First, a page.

Pollutants and Heavy Metals Taint Moscow’s Water Supply

Studies show that both surface water and groundwater in Moscow are polluted. 

Moskva River. Photo courtesy of Wikimedia Commons.

Russia is rich in water, boasting 2 million lakes, 210,000 rivers, and a quarter of the earth’s freshwater reserves. Despite the country’s bountiful resources, access to clean water is an issue in many towns and cities. Rampant Soviet-era pollution dirtied Russia’s major waterways, and unchecked dumping of chemicals and wastewater continues today.

Water contamination is a concern in Moscow, the country’s capital and largest city. Fifty-six percent of water supply sources in Moscow, home to 12 million, do not meet safety standards. Studies have shown both surface and groundwater pollution in the city.

In 2013, Greenpeace Russia analyzed contamination in Moscow’s key river, the Moskva. The organization collected samples from 10 discharge sites along 50 kilometers of riverbank. Every sample showed high levels of pollutants, including sulfur, oil, heavy metals, and aluminum.

“There are toxic substances that exceed Russia’s safety standards by many times,” Dmitry Artamonov, head of the Toxics campaign of Greenpeace Russia, told The BRICS Post. In one sample, mercury exceeded safety levels by 20 times; in another sample, manganese surpassed safety levels by 120 times.  

Currently, most of Moscow’s drinking water comes from upstream locations which are somewhat cleaner. Researchers warn that the contamination still poses health risks, however. The Moskva flows into the Volga River, which supplies water for agriculture. In many cases, the city’s polluted water is used to produce its food.

The pollution may also pose an increasing risk as the population of Moscow grows. Urbanization will overtake a larger portion of the Moskva River, and water demand will rise. Drawing more water from underground reserves, which are also contaminated, may not be an option.

A 2017 study assessed soil and groundwater contamination in Moscow and found significant concentrations of copper, lead, manganese, and zinc. An array of other heavy metals were also detected, both in the soil and the aquifer. The study noted that the amounts of ammonium, iron, manganese, and cadmium in the groundwater exceeded Russian safety standards. Much of the contamination is believed to be from the textile and leather industry, which dumped wastewater near the testing site in the early 20th century.

A Toxic Legacy

According to official regulatory data, 35 to 60 percent of drinking water reserves in Russia fail to meet safety standards. For surface water and spring water. 40 and 17 percent is impotable, respectively. In total, 11 million Russians do not have access to safe drinking water.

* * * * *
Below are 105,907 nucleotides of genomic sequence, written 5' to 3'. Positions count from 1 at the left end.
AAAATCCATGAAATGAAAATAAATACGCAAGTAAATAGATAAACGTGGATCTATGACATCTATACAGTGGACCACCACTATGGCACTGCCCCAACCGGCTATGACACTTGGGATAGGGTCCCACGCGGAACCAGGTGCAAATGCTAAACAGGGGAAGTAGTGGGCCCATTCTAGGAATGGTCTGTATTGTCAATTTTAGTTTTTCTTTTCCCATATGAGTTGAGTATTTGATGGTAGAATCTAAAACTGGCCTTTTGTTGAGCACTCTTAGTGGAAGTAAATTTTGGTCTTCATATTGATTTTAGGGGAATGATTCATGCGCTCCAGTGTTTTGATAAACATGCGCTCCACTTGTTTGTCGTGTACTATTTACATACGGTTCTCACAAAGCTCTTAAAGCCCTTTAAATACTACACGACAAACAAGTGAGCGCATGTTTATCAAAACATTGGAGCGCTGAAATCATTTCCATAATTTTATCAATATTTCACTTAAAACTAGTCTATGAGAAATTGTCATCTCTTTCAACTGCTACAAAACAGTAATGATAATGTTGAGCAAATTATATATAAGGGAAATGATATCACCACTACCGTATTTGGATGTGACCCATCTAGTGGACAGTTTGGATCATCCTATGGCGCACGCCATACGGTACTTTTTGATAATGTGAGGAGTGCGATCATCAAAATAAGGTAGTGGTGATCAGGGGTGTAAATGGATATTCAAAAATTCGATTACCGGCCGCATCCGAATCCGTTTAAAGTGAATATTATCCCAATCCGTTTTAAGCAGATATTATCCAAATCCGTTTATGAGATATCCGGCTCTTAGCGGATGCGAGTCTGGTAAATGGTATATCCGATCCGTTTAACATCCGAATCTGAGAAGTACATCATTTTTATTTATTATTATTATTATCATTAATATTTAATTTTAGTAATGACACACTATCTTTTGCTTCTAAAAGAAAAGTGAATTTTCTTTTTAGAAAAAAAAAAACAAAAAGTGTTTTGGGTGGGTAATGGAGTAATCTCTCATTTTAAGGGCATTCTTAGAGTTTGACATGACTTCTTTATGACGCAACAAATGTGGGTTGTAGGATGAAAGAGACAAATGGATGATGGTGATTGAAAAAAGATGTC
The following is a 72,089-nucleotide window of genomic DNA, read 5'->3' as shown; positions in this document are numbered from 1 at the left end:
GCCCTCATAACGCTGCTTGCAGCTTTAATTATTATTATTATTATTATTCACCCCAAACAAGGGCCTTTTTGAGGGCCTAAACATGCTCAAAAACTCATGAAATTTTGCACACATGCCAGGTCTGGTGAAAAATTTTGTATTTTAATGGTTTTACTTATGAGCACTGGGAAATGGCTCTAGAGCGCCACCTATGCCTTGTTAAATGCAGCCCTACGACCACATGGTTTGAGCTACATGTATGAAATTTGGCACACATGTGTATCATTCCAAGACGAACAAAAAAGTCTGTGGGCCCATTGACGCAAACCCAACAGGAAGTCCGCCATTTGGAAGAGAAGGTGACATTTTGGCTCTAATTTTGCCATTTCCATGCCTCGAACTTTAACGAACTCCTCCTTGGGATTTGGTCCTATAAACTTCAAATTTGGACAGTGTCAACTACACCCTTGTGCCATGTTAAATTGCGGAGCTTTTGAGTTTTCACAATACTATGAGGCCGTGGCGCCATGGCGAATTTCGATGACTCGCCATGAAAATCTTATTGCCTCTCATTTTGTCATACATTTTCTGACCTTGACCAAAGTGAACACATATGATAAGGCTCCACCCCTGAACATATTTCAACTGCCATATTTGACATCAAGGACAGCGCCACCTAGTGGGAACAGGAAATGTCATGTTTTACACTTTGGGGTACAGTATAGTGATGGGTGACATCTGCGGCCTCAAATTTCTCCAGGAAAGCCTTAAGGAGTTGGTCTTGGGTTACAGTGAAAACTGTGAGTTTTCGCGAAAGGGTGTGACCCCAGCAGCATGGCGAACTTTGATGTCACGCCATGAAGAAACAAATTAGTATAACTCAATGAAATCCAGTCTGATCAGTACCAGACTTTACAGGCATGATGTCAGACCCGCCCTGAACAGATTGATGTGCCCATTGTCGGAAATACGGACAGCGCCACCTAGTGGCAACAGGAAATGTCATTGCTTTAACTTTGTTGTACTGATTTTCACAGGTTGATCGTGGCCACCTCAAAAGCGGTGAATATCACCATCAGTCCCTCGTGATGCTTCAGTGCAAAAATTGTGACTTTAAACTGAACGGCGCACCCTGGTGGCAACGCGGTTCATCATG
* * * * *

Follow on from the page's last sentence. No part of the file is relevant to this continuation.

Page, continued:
The widespread water pollution is largely due to Soviet-era dumping. Enormous amounts of chemicals and sewage were deposited into Russia’s rivers, including radioactive wastewater in some places. The impact on Russia’s water resources, in Moscow and elsewhere, is immense. In a 2009 survey, Russians named water pollution as the country’s most serious environmental issue.

Troublingly, large-scale industrial dumping continues today. A handful of Russian companies are taking steps to improve the quality of their wastewater, but the incentive is low.

“The Russian government doesn’t do anything to encourage or force manufacturers to curb their toxic pollution,” says Artamonov. “It is only when ecological needs coincide with economic imperatives that the enterprises do anything.”

The government has taken some action, approving the Clean Water Federal Target Programme in 2010. The aim of the program is to provide clean water to all communities in Russia by replacing infrastructure and improving water quality. According to experts, life expectancy in Russia could rise by 5-7 years if the plan is successfully implemented.

In the past, Russia has also looked for ways to tap its abundant eastern water resources. The majority of the country’s freshwater lies in Siberia, yet most of Russia’s population lives in the west. Although transfer schemes have been considered, the vast distance between the Siberian and European parts of Russia makes it nearly impossible to harness the country’s freshwater. As a result, the future of drinking water in Moscow and other Russian cities remains unclear.

Resources And Further Reading

In context reporting from Circle of Blue: WaterViews | Russia

Addressing Problems with Water Quality in Russia (The Borgen Project)
Assessment of soil and Groundwater Contamination by Heavy Metals and Metalloids in Russian and Indian Megacities (Science Direct)
AQUASTAT: Russian Federation (FAO)
Greenpeace: Moscow River overpolluted (The BRICS Post)
Greenpeace examined the Moskva River (Greenpeace)
Greenpeace launched Water Patrol on the Moskva River (Greenpeace)
Moscow River Passing on Its Pollutants (The Moscow Times)
Russia’s Troubled Waters Flow With The Mighty Volga (NPR)
Russian Water Industry Remains at Crossroads (Water & Wastewater International)

Kayla Ritter is a recent graduate of Michigan State University, where she studied International Relations and Teaching English to Speakers of Other Languages. She is currently based in Manton, Michigan. Kayla enjoys running, writing, and traveling. Contact Kayla Ritter

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